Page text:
Shares of Disney (DIS) nearly touched $100 yesterday for the first time in two months. The approach to the nice round number caught the attention of one trader Monday shortly after noon when the stock was $99.31, there was a buyer of an at the money ratio put spread in good size.
The trader paid 91 cents for 20,000 by 40,000 of the May 100 / 92.50 put spreads, paying $4.35 for 20,000 of the May 100 puts ($8,700,000 in premium) and selling 40,000 of the May 92.50 puts at $1.72 each, or $3.44 total ($6,880,000 in premium) for a net outlay of $1.82 million. Ratio spreads offer a fairly unique risk profile, and one that those new to options trading may be very unfamiliar with. Let’s break down how this trade makes or loses money.
The premium outlay is $1.92 million or 91 cents, if the stock is $100 or higher on May expiration than the trader would lose the total cost of the trade. If the stock is between $99.09 (long put strike less premium paid) and 92.50, the trade can make up to $6.59, or $13.18 million. Below $92.50 and between $85.91 (short put strike less the profits between the long and short strike) the payout of the trade trails off, just as it would show gains between $92.50 and $99.09. Below $85.91, down 13% the trade becomes a loser.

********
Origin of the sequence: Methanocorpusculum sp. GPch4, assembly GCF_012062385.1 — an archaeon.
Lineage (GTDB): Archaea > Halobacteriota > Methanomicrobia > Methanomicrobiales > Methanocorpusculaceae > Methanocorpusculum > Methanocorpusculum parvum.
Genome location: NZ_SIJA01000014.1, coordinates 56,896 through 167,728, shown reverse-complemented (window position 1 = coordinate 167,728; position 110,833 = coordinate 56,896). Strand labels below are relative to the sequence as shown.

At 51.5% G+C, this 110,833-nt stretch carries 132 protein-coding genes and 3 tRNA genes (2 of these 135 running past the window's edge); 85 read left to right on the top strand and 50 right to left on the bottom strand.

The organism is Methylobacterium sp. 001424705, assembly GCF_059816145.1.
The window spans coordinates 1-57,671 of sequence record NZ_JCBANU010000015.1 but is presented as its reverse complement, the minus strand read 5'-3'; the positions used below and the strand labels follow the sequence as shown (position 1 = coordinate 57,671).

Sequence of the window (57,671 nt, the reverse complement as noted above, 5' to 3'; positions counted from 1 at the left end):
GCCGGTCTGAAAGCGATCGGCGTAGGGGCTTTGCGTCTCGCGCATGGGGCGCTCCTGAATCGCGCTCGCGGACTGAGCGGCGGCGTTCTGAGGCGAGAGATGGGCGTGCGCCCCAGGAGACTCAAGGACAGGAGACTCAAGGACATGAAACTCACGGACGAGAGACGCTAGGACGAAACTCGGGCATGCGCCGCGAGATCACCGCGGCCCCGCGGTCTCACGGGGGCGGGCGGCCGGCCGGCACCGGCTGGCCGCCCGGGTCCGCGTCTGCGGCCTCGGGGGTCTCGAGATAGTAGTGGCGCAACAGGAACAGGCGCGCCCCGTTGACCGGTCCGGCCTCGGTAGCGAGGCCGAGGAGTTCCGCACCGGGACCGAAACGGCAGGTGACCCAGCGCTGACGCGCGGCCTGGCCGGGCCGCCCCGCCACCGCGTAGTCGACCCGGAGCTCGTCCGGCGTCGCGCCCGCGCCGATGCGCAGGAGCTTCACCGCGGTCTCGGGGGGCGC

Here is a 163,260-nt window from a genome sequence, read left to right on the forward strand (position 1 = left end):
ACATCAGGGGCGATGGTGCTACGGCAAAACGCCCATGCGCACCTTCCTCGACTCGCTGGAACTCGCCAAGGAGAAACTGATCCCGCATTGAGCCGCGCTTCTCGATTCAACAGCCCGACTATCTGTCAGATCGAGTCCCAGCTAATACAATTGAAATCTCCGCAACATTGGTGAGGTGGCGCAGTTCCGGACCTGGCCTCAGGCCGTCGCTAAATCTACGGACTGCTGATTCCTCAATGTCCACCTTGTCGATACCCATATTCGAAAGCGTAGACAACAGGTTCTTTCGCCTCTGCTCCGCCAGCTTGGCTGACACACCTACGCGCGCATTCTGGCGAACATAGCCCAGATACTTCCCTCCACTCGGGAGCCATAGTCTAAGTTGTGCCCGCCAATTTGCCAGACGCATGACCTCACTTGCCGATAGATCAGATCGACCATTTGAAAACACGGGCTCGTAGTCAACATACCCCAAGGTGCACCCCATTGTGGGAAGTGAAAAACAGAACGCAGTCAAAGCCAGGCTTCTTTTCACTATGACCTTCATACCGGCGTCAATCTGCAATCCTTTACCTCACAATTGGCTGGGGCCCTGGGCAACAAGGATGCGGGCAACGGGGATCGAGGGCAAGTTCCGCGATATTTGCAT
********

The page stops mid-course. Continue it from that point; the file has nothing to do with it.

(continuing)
This trade was repeated today, but in smaller size when DIS was $98.22, the trader paid 91 cents for another 10,000 by 20,000 contracts.
I would add one more point, DIS’s 52 week lows are $86.25, last month after earnings, which is also roughly the point at which the trade starts becoming a loser. So the trader is targeting a move lower, but not a disaster scenario where there are new lows. Or they are long stock, looking for protection within a range but are willing to buy more stock (be put the stock) if there is a large move lower.
For those of you who are trying to get a sense why some one would do a trade like this, it could be protection against a long position, but I would add that this trade has very little delta exposure given the ratio until we get closer to expiration, the stock stays in the money and the short strike decays.
Lastly, the chart, yeah $100 is kind of the thing: